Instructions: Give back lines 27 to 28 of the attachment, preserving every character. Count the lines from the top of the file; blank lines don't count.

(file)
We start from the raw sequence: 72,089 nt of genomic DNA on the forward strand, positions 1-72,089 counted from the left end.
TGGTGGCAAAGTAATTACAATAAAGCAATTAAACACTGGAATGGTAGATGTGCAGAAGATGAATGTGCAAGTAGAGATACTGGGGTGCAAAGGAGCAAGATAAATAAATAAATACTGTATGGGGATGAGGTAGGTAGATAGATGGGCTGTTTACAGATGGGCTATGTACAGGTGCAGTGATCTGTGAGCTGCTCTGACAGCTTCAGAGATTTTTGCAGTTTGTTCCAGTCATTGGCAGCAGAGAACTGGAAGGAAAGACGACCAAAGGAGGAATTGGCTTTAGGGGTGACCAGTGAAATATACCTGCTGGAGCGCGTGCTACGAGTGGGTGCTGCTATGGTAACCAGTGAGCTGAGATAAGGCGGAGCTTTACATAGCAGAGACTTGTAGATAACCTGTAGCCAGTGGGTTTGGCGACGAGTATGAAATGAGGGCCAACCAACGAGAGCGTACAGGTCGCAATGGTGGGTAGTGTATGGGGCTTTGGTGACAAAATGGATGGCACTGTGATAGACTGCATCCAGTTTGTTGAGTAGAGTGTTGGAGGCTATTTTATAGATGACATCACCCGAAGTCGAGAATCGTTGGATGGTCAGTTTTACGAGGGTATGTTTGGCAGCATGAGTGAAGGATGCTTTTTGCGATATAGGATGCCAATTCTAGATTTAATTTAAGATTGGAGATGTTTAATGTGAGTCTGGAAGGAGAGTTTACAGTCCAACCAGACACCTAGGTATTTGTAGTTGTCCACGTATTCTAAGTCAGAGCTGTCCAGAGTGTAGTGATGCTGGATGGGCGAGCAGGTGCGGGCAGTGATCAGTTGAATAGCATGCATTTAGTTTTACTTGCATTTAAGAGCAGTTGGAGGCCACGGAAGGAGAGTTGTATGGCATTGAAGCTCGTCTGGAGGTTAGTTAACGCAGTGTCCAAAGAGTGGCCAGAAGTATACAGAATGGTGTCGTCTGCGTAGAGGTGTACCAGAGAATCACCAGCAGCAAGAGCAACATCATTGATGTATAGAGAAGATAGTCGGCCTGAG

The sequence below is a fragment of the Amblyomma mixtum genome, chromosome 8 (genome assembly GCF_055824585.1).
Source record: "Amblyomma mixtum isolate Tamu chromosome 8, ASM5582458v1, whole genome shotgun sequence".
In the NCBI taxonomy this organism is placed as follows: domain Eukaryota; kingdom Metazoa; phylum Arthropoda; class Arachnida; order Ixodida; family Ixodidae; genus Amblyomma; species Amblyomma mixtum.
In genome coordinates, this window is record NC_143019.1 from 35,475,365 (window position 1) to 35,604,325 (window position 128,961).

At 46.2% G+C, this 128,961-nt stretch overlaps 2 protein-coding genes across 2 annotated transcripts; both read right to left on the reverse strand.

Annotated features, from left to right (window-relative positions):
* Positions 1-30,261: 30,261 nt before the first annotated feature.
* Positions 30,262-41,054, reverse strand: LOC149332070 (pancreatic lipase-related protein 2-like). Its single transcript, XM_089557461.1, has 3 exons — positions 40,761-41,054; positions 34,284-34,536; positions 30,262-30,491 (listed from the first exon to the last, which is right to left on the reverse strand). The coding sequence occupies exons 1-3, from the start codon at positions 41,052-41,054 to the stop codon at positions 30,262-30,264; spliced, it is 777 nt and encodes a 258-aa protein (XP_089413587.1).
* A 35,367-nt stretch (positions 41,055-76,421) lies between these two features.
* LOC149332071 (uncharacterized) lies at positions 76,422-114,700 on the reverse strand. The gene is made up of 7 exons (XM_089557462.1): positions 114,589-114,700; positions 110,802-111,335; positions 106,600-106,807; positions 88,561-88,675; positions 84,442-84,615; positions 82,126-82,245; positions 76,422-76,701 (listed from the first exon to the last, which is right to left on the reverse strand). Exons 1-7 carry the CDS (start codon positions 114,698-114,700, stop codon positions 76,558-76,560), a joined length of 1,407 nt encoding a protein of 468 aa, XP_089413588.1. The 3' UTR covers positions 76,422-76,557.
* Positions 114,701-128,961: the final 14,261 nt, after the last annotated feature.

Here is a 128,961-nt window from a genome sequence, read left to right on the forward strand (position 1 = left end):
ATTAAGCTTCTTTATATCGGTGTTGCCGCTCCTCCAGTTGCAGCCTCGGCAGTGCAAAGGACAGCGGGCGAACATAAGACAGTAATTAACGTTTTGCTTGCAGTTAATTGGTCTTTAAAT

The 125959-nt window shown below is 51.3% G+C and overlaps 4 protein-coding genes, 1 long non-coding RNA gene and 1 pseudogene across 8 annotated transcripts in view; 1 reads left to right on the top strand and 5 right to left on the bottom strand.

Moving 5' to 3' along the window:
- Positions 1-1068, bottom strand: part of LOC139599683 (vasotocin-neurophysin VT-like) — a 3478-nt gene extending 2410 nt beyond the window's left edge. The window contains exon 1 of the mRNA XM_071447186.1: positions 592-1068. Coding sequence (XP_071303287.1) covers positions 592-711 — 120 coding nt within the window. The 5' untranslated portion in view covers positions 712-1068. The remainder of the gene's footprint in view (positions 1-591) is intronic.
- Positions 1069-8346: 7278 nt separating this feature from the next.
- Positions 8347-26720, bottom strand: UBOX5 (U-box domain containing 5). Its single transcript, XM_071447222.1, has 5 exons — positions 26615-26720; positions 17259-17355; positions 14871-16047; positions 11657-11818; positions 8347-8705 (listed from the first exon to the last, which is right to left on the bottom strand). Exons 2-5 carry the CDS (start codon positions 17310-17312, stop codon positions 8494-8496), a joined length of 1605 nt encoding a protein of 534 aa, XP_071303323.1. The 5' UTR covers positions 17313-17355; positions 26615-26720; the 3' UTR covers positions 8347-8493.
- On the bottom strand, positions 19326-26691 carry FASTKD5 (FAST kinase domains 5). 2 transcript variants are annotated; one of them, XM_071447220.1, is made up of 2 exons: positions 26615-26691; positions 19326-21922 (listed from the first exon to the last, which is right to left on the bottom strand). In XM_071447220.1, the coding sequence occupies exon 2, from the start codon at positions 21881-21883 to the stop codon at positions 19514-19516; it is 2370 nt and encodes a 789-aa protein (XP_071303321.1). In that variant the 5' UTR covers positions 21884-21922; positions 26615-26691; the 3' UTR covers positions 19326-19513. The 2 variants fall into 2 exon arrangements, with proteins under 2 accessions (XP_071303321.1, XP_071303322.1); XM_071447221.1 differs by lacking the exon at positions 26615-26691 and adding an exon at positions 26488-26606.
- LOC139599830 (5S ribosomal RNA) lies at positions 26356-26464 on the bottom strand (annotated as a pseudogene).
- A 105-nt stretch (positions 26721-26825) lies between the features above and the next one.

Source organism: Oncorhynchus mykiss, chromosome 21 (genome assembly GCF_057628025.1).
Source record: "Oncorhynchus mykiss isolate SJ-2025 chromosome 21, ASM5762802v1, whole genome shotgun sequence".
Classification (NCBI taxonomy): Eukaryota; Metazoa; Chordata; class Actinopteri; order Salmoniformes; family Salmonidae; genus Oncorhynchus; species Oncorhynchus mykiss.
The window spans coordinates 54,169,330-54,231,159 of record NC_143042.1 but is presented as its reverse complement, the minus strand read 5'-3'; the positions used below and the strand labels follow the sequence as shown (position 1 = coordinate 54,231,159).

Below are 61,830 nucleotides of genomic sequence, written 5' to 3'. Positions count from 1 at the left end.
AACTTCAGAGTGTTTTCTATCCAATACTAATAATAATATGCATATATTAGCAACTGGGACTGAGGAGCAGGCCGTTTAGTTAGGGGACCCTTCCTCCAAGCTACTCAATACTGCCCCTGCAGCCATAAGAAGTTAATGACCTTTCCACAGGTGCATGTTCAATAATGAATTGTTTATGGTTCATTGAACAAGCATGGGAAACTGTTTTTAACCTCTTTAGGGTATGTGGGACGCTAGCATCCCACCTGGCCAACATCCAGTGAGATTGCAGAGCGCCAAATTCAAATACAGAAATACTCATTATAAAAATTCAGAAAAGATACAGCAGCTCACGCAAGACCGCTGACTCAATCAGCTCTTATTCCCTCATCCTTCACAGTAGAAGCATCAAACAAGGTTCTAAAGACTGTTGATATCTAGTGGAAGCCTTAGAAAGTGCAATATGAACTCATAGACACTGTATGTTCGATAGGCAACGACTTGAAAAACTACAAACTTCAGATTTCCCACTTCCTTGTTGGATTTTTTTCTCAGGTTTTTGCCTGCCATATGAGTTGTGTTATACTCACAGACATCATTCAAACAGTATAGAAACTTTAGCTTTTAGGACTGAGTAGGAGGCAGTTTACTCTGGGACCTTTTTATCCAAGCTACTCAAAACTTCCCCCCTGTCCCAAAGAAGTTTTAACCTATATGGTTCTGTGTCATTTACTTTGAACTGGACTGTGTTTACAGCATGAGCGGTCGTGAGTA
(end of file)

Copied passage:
The window spans coordinates 54,169,330-54,231,159 of record NC_143042.1 but is presented as its reverse complement, the minus strand read 5'-3'; the positions used below and the strand labels follow the sequence as shown (position 1 = coordinate 54,231,159).

Below are 61,830 nucleotides of genomic sequence, written 5' to 3'. Positions count from 1 at the left end.